Edited by Gordon Allport
“William James is a towering figure in the history of American thought—without doubt the foremost psychologist this country has produced. His depiction of mental life is faithful, vital, and subtle. In verve, he has no equal. . . .
“There is a sharp contrast between the expanding horizon of James and the constricting horizon of much contemporary psychology. The one opens doors to discovery, the other closes them. Much psychology today is written in terms of reaction, little in terms of becoming. James would say that a balance is needed, but that only by assuming that man has the capacity for growth are we likely to discover the scope of this same capacity.” — from the introduction by Gordon W. Allport
“This book . . . was originally published in 1892 by Holt and republished by Harper in 1961. A durable classic in the field, it is developed on the structure of seventeen definitive chapters treating cryptic themes such as Habit, Stream of Consciousness, The Self, Attention, Conception, Discrimination, Association, Memory, Imagination, Perception, Reasoning, Emotion, Instinct, Will, and the like. . . . Today . . . it is still eminently readable scholarship.” — Journal of Psychology and Christianity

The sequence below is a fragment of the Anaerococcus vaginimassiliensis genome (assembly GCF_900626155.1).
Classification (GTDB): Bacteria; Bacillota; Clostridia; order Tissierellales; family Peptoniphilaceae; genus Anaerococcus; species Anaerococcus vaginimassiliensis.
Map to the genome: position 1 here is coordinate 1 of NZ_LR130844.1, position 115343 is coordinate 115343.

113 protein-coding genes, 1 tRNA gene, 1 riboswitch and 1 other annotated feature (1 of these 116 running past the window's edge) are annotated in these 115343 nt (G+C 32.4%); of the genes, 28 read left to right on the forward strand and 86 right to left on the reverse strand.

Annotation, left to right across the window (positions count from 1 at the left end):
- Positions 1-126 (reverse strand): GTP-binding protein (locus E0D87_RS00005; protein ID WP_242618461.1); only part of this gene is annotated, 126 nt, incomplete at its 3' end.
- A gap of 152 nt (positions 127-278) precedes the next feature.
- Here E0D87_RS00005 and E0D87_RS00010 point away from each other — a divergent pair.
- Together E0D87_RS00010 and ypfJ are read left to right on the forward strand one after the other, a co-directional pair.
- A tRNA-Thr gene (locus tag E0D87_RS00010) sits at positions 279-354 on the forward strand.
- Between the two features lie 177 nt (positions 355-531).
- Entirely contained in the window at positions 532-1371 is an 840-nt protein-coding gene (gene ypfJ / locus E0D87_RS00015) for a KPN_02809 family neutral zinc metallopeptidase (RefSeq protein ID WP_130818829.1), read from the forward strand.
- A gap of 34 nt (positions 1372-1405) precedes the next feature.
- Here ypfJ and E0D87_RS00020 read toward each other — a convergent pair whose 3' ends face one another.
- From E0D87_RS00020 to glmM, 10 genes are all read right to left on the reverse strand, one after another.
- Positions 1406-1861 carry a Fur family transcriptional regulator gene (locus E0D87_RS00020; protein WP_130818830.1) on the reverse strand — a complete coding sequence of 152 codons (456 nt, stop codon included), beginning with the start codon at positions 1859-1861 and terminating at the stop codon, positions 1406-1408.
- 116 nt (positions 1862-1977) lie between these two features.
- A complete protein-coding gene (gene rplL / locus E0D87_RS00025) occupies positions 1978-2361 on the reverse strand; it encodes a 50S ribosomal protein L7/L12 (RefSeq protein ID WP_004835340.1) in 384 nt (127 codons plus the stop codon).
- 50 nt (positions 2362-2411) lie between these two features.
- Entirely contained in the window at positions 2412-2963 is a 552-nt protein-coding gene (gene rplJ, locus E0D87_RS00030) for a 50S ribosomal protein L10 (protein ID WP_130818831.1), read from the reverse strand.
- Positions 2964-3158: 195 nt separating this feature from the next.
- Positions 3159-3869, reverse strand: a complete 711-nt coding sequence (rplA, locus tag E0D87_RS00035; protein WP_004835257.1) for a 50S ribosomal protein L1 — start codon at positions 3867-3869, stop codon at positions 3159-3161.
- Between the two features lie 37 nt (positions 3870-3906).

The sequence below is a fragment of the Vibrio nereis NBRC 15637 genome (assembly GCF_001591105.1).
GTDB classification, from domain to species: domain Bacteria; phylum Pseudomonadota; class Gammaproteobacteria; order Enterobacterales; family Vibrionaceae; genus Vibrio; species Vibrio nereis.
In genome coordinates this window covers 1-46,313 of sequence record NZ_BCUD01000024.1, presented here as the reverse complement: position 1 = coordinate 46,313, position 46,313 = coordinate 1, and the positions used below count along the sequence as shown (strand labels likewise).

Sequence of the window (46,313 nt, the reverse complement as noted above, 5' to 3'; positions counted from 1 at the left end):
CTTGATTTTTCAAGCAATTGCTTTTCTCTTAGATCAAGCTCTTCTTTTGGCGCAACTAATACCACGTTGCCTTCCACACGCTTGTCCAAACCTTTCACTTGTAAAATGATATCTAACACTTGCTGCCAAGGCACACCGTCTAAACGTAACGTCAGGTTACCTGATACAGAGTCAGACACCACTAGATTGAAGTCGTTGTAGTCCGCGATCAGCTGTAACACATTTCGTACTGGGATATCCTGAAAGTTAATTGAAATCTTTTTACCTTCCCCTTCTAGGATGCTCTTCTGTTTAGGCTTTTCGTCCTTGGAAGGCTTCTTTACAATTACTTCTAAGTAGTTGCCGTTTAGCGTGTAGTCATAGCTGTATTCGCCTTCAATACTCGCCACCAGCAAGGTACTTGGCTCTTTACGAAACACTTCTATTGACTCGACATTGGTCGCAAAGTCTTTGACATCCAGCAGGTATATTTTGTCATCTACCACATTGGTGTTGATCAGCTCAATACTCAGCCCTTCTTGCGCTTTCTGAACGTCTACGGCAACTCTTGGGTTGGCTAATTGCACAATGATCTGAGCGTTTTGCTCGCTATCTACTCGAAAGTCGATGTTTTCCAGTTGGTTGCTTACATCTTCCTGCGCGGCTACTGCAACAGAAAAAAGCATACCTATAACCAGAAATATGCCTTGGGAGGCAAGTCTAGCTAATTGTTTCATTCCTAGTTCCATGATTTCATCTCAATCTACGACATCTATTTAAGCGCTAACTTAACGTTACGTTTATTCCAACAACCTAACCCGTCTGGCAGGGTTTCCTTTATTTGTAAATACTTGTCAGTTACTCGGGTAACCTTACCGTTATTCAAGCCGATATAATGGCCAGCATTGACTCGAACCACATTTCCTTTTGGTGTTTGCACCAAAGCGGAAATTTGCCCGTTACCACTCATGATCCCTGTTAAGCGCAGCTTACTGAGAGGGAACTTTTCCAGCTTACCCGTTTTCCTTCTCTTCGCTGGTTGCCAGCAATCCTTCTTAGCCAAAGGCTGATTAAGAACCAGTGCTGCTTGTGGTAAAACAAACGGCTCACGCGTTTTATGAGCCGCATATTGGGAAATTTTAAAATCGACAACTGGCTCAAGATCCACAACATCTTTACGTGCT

“The re-publication of James’s work . . . is a testimony to his monumental importance in the field of psychology. The work, a brief of his larger work, The Principles of Psychology, illustrates to the modern mind how far we have come in returning to some of James’s insights.” — Studies in Formative Spirituality